My dear Cassandra
I have so many little matters to tell you of, that I cannot wait any longer before I begin to put them down.- I spent tuesday in Bentinck St, the Cookes called here & took me back; & it was quite a Cooke day, for the Miss Rolles paid a visit while I was there, & Sam Arnold dropt in to tea. The badness of the weather disconcerted an excellent plan of mine, that of calling on Miss Beckford again, but from the middle of the day it rained incessantly. Mary & I, after disposing of her Father & Mother, went to the Liverpool Museum, & the British Gallery, & I had some amusement at each, tho’ my preference for Men & Women, always inclines me to attend more to the company than the sight.–
Mrs Cooke regrets very much that she did not see you when you called, it was oweing [to some] blunder among the servants, for she did not know of our visit till we were gone.– She seems tolerably well; but the nervous part of her Complaint I fear increases, & makes her more & more unwilling to part with Mary.– I have proposed to the latter that she should go to Chawton with me, on the supposition of my travelling the Guildford road– & she I do beleive, would be glad to do it, but perhaps it may be impossible; unless a Brother can be at home at that time, it certainly must.– George comes to them to day. I did not see Theo’ till late on Tuesday; he was gone to Ilford, but he came back in time to shew his usual, nothing-meaning, harmless, heartless Civility.– Henry, who had been confined the whole day to the Bank, took me in his way home; & after putting Life & Wit into the party for a quarter of an hour, put himself & his Sister into a Hackney coach.–
I bless my stars that I have done with tuesday!– but alas! Wednesday was likewise a day of great doings, for Manon & I took our walk to Grafton House, & I have a good deal to say on that subject. I am sorry to tell you that I am getting very extravagant & spending all my Money; & what is worse for you, I have been spending yours too; for in a Linendraper’s shop to which I went for check’d Muslin, & for which I was obliged to give seven shillings a yard, I was tempted by a pretty coloured muslin, & bought 10 yds of it, on the chance of your liking it;– but at the same time if it shd not suit you, you must not think yourself at all obliged to take it; it is only 3/6 pr yd, & I shd not in the least mind keeping the whole.– In texture, it is just what we prefer, but its’ resemblance to green cruels I must own is not great, for the pattern is a small red spot.–?[I took the opportunity of buying some (two words lost here) for you], & now beleive I have done all my commissions, except Wedgwood.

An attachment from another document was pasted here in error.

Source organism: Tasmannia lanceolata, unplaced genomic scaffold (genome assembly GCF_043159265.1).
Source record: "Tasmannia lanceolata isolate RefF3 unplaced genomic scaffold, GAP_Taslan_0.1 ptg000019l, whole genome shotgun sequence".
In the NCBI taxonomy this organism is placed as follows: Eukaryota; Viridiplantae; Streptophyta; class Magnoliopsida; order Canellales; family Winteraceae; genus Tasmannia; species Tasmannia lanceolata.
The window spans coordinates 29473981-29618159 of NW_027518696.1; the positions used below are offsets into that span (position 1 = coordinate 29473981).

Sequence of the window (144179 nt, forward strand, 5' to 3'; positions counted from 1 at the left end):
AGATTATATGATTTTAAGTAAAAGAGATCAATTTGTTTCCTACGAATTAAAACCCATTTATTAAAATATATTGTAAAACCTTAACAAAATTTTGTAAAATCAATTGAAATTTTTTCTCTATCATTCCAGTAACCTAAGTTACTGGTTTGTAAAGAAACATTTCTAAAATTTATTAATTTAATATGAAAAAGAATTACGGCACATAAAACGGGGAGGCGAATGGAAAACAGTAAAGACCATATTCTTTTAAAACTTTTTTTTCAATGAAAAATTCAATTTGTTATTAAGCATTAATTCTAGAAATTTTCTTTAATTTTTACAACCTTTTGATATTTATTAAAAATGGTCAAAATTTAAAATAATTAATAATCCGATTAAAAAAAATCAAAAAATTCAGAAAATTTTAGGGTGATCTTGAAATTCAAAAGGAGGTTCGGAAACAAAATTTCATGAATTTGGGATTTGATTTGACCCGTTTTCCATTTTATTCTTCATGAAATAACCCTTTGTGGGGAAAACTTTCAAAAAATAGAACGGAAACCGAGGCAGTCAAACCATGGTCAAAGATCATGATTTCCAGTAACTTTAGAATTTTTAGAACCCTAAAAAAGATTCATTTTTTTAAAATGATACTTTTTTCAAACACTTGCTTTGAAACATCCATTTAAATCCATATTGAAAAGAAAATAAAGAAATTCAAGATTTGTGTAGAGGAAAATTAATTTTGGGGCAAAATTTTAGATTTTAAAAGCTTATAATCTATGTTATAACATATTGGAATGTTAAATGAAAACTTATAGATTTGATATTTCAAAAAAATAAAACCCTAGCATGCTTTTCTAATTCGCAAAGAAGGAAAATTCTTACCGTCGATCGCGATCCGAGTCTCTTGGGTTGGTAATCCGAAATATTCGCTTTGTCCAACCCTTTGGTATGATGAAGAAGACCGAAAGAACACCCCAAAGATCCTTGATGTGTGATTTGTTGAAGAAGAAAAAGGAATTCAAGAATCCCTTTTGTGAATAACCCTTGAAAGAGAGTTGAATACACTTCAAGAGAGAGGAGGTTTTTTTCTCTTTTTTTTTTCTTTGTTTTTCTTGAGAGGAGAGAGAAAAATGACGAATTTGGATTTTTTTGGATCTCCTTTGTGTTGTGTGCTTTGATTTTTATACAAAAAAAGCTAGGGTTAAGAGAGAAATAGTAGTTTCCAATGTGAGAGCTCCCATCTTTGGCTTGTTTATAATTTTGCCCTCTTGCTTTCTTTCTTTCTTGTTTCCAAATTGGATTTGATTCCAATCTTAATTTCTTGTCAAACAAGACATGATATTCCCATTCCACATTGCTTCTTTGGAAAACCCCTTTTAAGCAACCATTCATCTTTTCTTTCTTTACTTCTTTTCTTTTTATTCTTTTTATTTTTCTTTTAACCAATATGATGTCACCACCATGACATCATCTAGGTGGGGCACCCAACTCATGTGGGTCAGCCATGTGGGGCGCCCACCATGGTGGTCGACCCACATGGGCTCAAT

I liked my walk very much; it was shorter than I had expected, & the weather was delightful. We set off immediately after breakfast & must have reached Grafton House by 1/2 past 11–, but when we entered the Shop, the whole Counter was thronged, & we waited full half an hour before we cd be attended to. When we were served however, I was very well satisfied with my purchases, my Bugle Trimming at 2/4d & 3 pr silk Stockgs for a little less than 12./S. a pr—
In my way back, who shd I meet but Mr Moore, just come from Beckenham. I beleive he wd have passed me, if I had not made him stop–but we were delighted to meet. I soon found however that he had nothing new to tell me, & then I let him go.– Miss Burton has made me a very pretty little Bonnet– & now nothing can satisfy me but I must have a straw hat, of the riding hat shape, like Mrs Tilson’s; & a young woman in this Neighbourhood is actually making me one. I am really very shocking; but it will not be dear at a Guinea.– Our Pelisses are 17/S. each– she charges only 8/ for the making, but the Buttons seem expensive;– are expensive, I might have said — for the fact is plain enough.
We drank tea again yesterday with the Tilsons, & met the Smiths.– I find all these little parties very pleasant. I like Mr S. Miss Beaty is goodhumour itself, & does not seem much besides. We spend tomorrow eveng with them, & are to meet the Coln & Mrs Cantelo Smith, you have been used to hear of; & if she is in good humour, are likely to have excellent singing.– To night I might have been at the Play, Henry had kindly planned our going together to the Lyceum, but I have a cold which I shd not like to make worse before Saturday;–so, I stay within, all this day.–
Eliza is walking out by herself. She has plenty of business on her hands just now–for the day of the Party is settled, & drawing near;– above 80 people are invited for next tuesday Eveng & there is to be some very good Music, 5 professionals, 3 of them Glee-singers, besides Amateurs.– Fanny will listen to this. One of the Hirelings, is a Capital on the Harp, from which I expect great pleasure.– The foundation of the party was a dinner to Henry Egerton & Henry Walter– but the latter leaves Town the day before. I am sorry–as I wished her prejudice to be done away– but shd have been more sorry if there had been no invitation.– I am a wretch, to be so occupied with all these Things, as to seem to have no Thoughts to give to people & circumstances which really supply a far more lasting interest– the Society in which You are– but I do think of you all I assure you, & want to know all about everybody, & especially about your visit to the W. Friars; “mais le moyen” not to be occupied by one’s own concerns?–
[To be continued two days later on Saturday, 20th April]